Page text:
Fiction · 03/24/2021

Moon Thief

It is a cold night and Olivia has left me. I would attempt telling you about it, but the empty corners of my room have more to say. I’m too busy falling apart.

What can I say? It is a cold night, Olivia has left me, I am falling apart. What do you want me to say? That I have lied? That the night is humid? That I chased Olivia away? That I’ve been falling apart for a long time?

Okay. Here’s the truth: the night is humid and my armpits are moist with sweat. My eyes are moist with tears because I have chased Olivia away, because I’ve been too busy falling apart.


Once, I sang to Olivia: “There’s nothing I won’t do but steal the moon.” She said, why not? I said it’s impossible. She said, what if I want the moon? I said, what for? She shrugged. I laughed, she laughed, but I continued to think about it.

That night, I stood outside with a bowl of water in my hands. Olivia, I called out to her, come, I’ve captured the moon for you! She came outside in my t-shirt, eating a cookie. Look, I said, I’ve captured the moon in this bowl. We both looked in the bowl, careful not to obstruct the reflection of the moon, on the water. Later, she kissed me, in bed. She had traced a path with her tongue from between my breasts to between my thighs. By morning, the moon escaping its liquid jail, I promised to do whatever she wanted.


Now you know. I told Olivia I’d do anything for her, yet she left.

Since she left, all I’ve done is think. The pages of my mind are filled with an endless epilogue — I don’t want this story to come to a stop. With everything in me, I continue to prolong the afterthought, till it becomes a thought in its own right, spilling out more thoughts until I can think no more. This story has become a monologue, but it is a story, still, and I shall drive it forward by sheer will.

I captured the moon [in a bowl] for Olivia, yet she left.

So, I have done some thinking. Olivia may have left because she realized that love is not in the promise but in the doing. It is never as easy as holding a bowl of water to the moon and pretending the reflection is the real thing.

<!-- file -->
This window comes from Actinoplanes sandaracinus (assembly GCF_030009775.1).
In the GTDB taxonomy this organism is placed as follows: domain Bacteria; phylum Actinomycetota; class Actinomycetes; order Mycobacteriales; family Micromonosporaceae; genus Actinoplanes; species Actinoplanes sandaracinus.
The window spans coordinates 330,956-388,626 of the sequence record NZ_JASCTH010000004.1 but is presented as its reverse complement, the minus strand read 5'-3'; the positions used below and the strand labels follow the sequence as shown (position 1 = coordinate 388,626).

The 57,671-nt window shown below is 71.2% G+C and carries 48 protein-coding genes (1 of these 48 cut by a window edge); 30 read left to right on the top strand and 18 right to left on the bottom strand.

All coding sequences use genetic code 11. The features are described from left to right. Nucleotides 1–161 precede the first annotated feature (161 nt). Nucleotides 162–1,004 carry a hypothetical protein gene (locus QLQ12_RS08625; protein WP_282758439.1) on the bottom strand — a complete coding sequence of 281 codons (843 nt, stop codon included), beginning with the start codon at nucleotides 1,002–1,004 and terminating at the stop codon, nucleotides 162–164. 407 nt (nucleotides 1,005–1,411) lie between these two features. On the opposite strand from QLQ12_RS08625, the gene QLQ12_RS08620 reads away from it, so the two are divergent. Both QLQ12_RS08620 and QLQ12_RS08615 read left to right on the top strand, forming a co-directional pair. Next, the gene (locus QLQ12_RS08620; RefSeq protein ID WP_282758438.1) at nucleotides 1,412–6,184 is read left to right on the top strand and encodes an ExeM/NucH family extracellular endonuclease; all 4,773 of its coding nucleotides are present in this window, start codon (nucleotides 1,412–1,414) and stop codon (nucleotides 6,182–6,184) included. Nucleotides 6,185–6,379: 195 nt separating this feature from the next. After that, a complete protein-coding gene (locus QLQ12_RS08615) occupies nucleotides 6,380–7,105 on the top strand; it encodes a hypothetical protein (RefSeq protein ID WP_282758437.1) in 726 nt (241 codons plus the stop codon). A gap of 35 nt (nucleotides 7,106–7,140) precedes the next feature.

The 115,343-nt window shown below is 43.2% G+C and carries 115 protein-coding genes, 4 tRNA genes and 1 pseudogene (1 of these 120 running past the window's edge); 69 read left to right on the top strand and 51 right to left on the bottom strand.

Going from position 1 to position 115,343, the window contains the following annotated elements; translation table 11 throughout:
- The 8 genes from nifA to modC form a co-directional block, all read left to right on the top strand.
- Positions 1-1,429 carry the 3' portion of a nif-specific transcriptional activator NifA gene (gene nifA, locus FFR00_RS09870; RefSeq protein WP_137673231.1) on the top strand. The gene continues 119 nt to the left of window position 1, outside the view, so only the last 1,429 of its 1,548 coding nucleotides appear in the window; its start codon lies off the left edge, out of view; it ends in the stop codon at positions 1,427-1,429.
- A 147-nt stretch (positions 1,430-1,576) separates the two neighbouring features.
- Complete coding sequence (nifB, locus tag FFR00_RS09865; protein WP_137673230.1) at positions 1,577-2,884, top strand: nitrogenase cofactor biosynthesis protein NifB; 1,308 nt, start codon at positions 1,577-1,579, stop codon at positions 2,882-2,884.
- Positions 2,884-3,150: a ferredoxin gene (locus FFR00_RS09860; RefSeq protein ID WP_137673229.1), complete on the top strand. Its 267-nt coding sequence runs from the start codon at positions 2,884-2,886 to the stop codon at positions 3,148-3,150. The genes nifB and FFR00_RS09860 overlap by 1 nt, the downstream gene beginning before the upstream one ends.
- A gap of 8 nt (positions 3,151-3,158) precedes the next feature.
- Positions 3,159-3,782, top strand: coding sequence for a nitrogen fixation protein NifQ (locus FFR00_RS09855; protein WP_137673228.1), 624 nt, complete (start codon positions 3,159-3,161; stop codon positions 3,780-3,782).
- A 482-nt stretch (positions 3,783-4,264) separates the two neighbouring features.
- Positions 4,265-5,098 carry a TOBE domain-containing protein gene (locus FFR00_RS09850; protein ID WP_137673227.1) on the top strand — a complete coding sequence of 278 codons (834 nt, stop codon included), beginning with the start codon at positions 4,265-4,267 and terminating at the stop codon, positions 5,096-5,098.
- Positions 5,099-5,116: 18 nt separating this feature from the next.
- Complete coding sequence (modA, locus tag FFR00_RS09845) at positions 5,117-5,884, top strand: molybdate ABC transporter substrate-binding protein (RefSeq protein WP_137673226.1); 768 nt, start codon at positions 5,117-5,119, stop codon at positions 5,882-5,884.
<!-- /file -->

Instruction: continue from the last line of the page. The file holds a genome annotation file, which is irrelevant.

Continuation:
Indeed the pretence is over. At least for Olivia. From the moment we met, we had sidestepped my trauma. Ignoring it even when it hit us in the face, when it knocked the breath out of us. Panting, we continued the crazed dance of dodge, remaining forever in denial. Till Olivia said stop. Now I’m dancing on my own.

Her ghost still lingers on the dance floor. Traces of our dance together appear in corners to haunt me like errant slivers of moonlight.


It is difficult to decide which was worse — when I retreated into myself and held a stony silence, or the times I lashed out, deliberately hurting her. Days could go by but we always made up, usually by fucking it away, moaning aggressive apologies and making hasty promises. I’ve said a lot of things in the heat of sex, I realize.

The very first time I said to her, I love you, we were sweetly tangled up. Her mouth was on my neck, my hands in her hair. Between salivary kisses, the words fell out of my mouth. Immediately, I felt exposed. The words lay tender between us. I knew she had heard but she continued outlining my shoulder with kisses, her tongue dipping into the shallow bowl of my collarbone.